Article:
A growing research bibliography

As I’ve noted in several of our recent posts, we have started using the online bibliography Zotero to keep track of our growing library of critical research on higher education. So this is just a small announcement: you can view our growing library on the Academography Zotero page.

Zotero has some useful tagging functions, so we’ve tried to classify everything we write about in terms of topic, geographical region, etc. I’ve also started adding new work that I’d like to write about, and tagging it “queue,” to help me keep track of everything that’s out there. So if you are ever curious to see what new research work is coming out, you can consult our queue on Zotero — there is always more new work than we can possibly discuss here in detail.

Applied Anthropology and Higher Education

Over at the Society for Applied Anthropology, a Topical Interest Group (“TIG”) on Higher Education has recently come into being. I attended their first set of sessions at the SFAA conference in 2015 and found them to be a large and quite diverse group of people, many working outside of the academic social sciences. The TIG recently sent out a newsletter that announces some of the interesting work they are doing in 2017, which I thought was worth reposting here.

If anyone wants to get in touch, the current co-chair, Brian Foster (formerly provost at the University of Missouri-Columbia), can be reached at fosterbl@missouri.edu.

SPRING NEWSLETTER

From Brian Foster, Co-Chair
ANTHROPOLOGY OF HIGHER EDUCATION TIG
Society for Applied Anthropology

It was great to see many of our affiliates at the SfAA meeting in Santa Fe, many of whom were presenters in our TIG’s cluster of sessions and quite a few who presented in other areas. Our cluster of sessions on Anthropology of Higher Education was very impressive: great papers, great discussion in the sessions, and a good deal of informal interaction. We had over 100 presenters (including more than 30 who were first-timers in our TIG) in 25 sessions.

A new “feature” of this year’s cluster was a mini-cluster of seven sessions on diversity which was perhaps the richest and most thoughtful discussion I have ever seen on diversity in higher education. The structure was to address the question “How does it play out to be Hispanic in Higher Education?” And how does it play out to be Black, Native American, Asian, White, and a Woman? And then there was an overarching session with a discussion of the first six sessions were similar and were different—e.g., not surprisingly it plays out very differently to be Black than to be Asian. One goal of this mini-cluster was to identify new perspectives for sessions in the 2018 meeting in Philadelphia. A brief set of notes on the overarching session is provided below. A major question is whether to organize such mini-clusters in key content areas as a way to achieve more structure for future meetings.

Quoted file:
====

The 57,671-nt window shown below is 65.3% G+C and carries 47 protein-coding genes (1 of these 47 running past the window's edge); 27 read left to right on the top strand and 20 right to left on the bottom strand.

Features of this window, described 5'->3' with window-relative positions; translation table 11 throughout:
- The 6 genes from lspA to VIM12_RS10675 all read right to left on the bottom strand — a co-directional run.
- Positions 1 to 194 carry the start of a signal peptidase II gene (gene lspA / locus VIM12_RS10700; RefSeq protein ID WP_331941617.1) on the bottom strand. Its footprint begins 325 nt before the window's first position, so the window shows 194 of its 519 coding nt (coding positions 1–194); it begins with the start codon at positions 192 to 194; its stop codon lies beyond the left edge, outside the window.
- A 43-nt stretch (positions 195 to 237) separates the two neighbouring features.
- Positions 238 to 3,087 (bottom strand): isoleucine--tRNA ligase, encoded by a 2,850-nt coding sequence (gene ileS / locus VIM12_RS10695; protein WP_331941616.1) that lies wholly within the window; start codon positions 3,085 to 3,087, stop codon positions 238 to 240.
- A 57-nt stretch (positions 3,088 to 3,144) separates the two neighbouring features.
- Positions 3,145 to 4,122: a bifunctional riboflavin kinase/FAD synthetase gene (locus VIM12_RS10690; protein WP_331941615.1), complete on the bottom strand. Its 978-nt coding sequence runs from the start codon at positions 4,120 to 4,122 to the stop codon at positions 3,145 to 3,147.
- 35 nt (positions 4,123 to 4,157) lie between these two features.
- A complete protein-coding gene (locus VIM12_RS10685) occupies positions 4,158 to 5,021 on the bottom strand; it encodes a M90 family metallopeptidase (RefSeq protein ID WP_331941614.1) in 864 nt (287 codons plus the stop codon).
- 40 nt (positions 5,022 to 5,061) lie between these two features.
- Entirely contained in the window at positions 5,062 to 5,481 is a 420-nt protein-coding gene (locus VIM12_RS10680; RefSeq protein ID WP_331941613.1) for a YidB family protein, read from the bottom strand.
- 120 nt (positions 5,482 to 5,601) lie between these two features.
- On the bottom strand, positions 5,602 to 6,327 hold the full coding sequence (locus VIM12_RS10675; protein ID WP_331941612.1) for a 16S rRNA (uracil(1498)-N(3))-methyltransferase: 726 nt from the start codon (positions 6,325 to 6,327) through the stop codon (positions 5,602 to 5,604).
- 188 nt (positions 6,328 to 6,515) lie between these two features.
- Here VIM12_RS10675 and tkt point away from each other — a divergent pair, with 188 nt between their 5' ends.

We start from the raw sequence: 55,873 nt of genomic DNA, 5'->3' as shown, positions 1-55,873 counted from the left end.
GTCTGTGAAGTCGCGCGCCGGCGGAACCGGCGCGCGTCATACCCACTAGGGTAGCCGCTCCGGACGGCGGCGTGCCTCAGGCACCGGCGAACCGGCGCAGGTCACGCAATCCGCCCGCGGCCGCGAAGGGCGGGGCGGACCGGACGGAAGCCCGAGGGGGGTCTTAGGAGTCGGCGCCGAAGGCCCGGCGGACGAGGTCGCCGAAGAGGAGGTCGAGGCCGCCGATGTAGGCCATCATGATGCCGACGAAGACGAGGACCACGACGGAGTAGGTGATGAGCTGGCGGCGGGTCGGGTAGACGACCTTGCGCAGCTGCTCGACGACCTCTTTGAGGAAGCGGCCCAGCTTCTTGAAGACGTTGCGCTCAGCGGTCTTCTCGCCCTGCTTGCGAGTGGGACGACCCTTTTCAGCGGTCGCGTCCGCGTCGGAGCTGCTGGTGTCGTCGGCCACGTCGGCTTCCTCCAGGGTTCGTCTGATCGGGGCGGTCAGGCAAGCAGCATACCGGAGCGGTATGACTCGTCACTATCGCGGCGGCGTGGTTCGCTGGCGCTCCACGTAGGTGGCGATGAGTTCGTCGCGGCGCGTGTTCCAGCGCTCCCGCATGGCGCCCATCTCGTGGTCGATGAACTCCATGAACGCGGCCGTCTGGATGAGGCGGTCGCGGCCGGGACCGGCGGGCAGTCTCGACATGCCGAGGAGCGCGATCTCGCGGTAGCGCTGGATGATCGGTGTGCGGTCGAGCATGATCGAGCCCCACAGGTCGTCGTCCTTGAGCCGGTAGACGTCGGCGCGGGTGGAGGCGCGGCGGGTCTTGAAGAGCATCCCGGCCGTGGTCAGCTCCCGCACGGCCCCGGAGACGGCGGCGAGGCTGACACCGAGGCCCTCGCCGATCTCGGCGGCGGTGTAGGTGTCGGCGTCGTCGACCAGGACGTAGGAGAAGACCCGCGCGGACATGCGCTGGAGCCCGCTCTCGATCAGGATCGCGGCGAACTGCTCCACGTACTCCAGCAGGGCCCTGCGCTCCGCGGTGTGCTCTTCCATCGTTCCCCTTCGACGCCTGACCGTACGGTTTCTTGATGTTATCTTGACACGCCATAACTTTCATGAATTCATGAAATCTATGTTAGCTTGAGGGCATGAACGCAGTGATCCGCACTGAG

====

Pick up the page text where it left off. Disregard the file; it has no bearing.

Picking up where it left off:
Continue reading Applied Anthropology and Higher Education

Welcome to Academography!

There’s more and more great ethnography of higher education, but so much of it is hard to find.

The point of this project is to bring this set of work together. We think that both newcomers and established researchers could use help keeping track of everything that’s happening in the field.

It’s an extremely diverse set of research. It comes from people in all sorts of fields, from many different continents, from many different political perspectives, from different institutional positions. It overlaps with what’s lately been called “Critical University Studies,” but also includes work in science education, policy studies, critical sociology, educational anthropology, higher ed research, anthropology of knowledge, history and sociology of science, laboratory studies, reflexive cultural studies, and no doubt others.

The project is sponsored by the Committee on Postsecondary Education at the Council on Anthropology of Education, but anyone is free to get involved. We’d love to hear from anyone working in the field or just starting out. Especially let us know when you come across new research we should write about.

We can be reached at academography@gmail.com. You might also want to sign up to be notified when we publish new content.